Connecticut is cautioning consumers not to use the cereal. CDCP is now working to find out which stores stocked and sold the product, and will make this information available to consumers as soon as possible. We'll add the retail distribution list to this posting as soon as we receive it.


USDA Releases Retail Distribution List for Nicaraguan Meat

UPDATED October 29, 2008

Earlier this month, USDA issued a series of notices advising the public that beef trimmings imported from Nicaragua were contaminated with E. coli O157:H7 and had been recalled. At that time, the agency promised to furnish a list of recall establishments that were supplied the Nicaraguan meat.

USDA, at last, has posted the promised information. It would appear that most of the meat was supplied to wholesalers and processors. Very little of the meat seems to have reached the retail market – as opposed to the restaurant trade, for example – in identifiable form.

The original recall notices indicated that the Nicaraguan beef had been shipped to five states – California, Indiana, Wisconsin, New York and Pennsylvania – and to Puerto Rico. According to USDA, the following retail locations probably received the recalled meat. The agency cautions that other retailers may also have been recipients of the beef.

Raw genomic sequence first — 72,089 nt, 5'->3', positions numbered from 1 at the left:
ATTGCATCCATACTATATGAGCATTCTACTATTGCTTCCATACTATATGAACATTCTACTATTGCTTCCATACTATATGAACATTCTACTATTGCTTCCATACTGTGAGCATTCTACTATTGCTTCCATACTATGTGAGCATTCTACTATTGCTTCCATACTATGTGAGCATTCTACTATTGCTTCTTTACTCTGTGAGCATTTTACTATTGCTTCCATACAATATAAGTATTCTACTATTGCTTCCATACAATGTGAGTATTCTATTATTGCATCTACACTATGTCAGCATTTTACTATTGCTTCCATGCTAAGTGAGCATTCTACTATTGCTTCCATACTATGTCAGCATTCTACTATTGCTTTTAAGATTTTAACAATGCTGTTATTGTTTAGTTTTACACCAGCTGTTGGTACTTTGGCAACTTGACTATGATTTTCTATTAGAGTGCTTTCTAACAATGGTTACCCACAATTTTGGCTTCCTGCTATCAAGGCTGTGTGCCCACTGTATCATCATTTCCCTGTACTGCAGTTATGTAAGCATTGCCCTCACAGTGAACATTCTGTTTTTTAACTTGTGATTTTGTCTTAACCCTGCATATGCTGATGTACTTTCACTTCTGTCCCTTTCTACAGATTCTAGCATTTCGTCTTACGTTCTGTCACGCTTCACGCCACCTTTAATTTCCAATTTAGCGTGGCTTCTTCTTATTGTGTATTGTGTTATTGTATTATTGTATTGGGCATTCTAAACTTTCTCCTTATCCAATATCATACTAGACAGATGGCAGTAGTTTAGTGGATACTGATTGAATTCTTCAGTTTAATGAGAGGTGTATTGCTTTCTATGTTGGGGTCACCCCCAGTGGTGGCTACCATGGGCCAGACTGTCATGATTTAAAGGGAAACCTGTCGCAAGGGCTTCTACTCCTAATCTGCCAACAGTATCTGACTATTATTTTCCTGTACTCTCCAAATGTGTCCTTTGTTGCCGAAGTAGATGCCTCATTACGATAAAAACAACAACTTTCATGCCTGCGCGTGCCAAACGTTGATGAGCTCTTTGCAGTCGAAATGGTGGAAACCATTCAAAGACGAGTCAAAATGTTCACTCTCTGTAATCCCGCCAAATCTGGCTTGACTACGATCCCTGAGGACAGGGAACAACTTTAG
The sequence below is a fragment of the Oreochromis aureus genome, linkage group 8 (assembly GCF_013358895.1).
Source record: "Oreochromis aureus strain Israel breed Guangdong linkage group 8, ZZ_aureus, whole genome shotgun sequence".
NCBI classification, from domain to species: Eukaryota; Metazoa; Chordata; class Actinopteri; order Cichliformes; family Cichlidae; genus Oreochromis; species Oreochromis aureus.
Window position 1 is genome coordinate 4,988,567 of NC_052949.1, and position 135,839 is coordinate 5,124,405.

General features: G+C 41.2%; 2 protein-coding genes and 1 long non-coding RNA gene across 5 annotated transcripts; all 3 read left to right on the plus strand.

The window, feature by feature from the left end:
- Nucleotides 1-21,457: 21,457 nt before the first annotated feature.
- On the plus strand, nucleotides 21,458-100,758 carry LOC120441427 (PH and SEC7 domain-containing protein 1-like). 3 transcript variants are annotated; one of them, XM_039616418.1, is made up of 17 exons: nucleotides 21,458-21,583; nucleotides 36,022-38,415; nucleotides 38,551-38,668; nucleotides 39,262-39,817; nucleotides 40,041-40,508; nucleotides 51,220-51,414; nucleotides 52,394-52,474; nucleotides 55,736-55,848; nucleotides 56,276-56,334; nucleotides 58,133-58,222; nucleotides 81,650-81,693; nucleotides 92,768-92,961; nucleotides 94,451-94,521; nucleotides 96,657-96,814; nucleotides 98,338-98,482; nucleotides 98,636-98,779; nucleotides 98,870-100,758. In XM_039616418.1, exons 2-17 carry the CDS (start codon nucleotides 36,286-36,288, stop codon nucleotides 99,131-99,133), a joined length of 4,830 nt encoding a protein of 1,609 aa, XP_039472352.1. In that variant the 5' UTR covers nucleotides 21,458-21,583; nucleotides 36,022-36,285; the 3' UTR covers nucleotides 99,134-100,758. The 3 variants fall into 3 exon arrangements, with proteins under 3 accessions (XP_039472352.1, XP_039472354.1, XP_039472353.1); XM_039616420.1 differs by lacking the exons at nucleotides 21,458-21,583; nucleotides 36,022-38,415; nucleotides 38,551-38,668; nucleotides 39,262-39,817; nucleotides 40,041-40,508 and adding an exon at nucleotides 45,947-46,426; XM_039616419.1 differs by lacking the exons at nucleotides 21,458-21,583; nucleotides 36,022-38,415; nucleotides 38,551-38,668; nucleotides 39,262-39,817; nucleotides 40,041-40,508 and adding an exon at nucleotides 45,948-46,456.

• Alcoba Supermarket, Carr. 164 Km 16.5, Bo. Palmarejo, Corozal, PR
  • Colmado San Miguel, Carr. 842 Km 4, Bo. Caimito Alto, San Juan, PR
  • Supermercado Dorabel, Calle 1 #266, Urb. Vives, Guayama, PR
  • Supermercado Umbo, San Patricio Ave., Centro Comercial Umbo, Las Lomas, San Juan, PR
  • Inclema's Market, 1337 N. Goodman Street, Rochester, NY
  • Sensenig Meats, 6999 Cannery Road, Hanover, PA
  • Hawk's Grocery and Smokehouse, 13087 Main Street, Hydetown, PA
  • Trawka's Market, 712 Payne Avenue, Erie, PA
  • Urbaniak Brothers, Inc., 310 E. 24th Street, Erie, PA
  • County Market, 49 Pine Grove Plaza, Grove City, PA
  • Kevin's Quality Meats, 451 N. Grant Avenue, Kittaning, PA
  • Nichol's Meats, 1011 Bechtel Street, Monaca, PA
  • Paul's Market, 310 Madison Street, Sligo, PA
  • G/K Glendale Kozonian Ranch, 356 N. Chevy Chase Drive, Glendale, CA
  • Paradise Pastry, 1815 W. Glenoaks Blvd., Glendale, CA
  • Pacific Food Mart, 1008 N. Pacific Avenue, Glendale, CA
  • Farmers Ranch Market, 7811 Sepulveda, Van Nuys, CA
  • Jerry's Produce, 9043 Reseda Blvd., Reseda, CA
  • Tropicana Produce, 1406 Huntington Dr., Duarte, CA